A conversation broke out on Twitter earlier this week, in response to a blog post (is that a squirrel chasing its own tail I see before me?), which led me here, to a small beer of a rant about an excrescence of language.  I speak of the dreaded appellation ‘emerging’ as it gets affixed to one’s profession.

Emerging playwright, emerging director.

The phrase began its life, I imagine, as a way to talk about artists who are quite literally emerging from graduate school, perhaps from internships and assistantship territory into making their own work, perhaps even emerging in the sense of finding one’s voice through earnest production trial and error.

It’s all right as far as it goes, but it starts to be frustrating somewhere around the fifteenth year that one is albatrossed with this adjective.  There also comes a day — or month after month after year after year of them — when emerging becomes a polite euphemism for “I’ve never heard of you.”

Maybe you haven’t.  But the world is big, and I’ve been directing lots and lots, lo, these many years.  I have been around a few blocks, even if none of them were at 43rd & Broadway.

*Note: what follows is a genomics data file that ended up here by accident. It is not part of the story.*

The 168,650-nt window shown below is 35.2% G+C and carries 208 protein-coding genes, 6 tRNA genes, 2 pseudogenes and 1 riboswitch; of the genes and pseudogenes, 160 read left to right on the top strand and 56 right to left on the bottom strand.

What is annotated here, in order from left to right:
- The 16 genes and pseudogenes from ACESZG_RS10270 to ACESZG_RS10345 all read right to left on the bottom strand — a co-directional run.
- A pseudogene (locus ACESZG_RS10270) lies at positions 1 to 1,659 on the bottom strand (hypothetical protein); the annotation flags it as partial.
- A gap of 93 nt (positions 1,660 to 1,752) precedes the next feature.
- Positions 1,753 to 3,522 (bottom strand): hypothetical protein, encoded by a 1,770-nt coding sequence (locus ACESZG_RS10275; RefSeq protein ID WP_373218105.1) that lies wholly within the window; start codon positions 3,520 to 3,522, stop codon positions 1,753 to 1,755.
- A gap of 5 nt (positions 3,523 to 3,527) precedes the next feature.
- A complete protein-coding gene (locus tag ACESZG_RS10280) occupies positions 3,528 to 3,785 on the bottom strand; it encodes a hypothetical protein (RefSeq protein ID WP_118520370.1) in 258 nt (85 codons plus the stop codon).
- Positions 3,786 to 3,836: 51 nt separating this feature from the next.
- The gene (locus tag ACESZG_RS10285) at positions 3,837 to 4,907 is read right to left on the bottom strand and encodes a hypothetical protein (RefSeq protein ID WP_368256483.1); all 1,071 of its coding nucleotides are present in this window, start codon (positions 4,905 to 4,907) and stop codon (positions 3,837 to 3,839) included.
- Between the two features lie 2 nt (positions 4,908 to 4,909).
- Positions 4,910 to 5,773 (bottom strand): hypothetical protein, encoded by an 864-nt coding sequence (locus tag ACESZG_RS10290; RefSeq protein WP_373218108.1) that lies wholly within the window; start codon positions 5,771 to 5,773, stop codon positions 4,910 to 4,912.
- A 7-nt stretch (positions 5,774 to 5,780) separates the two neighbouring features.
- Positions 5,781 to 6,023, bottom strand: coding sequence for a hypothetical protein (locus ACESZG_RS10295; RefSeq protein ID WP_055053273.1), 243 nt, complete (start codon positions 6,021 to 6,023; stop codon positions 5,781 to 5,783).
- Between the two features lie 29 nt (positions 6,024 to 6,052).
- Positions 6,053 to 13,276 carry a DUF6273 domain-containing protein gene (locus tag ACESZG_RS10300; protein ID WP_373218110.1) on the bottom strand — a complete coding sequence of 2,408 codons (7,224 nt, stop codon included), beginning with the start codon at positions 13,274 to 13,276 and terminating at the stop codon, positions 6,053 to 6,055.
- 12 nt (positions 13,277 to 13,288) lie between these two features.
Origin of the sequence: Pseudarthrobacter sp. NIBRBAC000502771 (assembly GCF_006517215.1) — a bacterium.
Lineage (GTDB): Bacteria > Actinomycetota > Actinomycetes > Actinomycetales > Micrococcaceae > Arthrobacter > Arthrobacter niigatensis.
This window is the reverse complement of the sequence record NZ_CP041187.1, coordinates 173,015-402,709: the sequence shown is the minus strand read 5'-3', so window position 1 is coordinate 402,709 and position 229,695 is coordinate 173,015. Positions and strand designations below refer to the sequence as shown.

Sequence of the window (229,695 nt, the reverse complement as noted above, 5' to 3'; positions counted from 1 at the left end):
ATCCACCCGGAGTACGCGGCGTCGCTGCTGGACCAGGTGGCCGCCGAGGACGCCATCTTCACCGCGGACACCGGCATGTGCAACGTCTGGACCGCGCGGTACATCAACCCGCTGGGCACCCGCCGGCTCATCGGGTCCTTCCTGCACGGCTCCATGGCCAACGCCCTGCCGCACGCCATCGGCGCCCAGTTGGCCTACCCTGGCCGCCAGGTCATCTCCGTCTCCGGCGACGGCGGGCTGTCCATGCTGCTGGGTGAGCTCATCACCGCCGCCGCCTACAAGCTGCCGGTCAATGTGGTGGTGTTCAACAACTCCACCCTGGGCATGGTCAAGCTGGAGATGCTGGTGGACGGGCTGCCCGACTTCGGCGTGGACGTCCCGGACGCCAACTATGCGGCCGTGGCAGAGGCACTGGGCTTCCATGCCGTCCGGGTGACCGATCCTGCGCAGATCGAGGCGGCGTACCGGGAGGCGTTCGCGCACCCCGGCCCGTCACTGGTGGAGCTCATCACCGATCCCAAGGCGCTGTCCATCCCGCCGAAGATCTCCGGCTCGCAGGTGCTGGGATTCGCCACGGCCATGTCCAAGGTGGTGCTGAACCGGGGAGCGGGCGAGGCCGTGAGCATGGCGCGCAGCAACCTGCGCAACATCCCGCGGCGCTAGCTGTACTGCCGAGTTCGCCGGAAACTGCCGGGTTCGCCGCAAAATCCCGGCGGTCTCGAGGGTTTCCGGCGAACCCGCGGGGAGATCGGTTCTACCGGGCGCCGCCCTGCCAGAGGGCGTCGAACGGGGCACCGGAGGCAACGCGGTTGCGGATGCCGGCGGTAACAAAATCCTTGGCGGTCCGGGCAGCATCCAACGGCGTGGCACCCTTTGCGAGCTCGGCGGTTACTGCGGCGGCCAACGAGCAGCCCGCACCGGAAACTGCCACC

Brandon Moore wondered tweetingly, “@dloehr @laurazam Meaning the school teacher who retires at 55 to take up playwriting might not be considered “emerging”? #2amt”  For instance.

We don’t have emerging doctors or emerging politicians or even emerging dancers.

Now it’s only entymology.  “What’s the harm?” you might ask.  It’s only grating and a trifle diminishing to talented playwrights and directors who have found their voices, who are perhaps established, diligent and working in their own small way, but who have yet to hit the big time.  The world (and the business) is cruel enough and no one is served by even a little bit more diminishing behavior or attitude.

Would it be more accurate to talk about early career or mid-career playwrights and directors?  What do you think?

  • November 9, 2011
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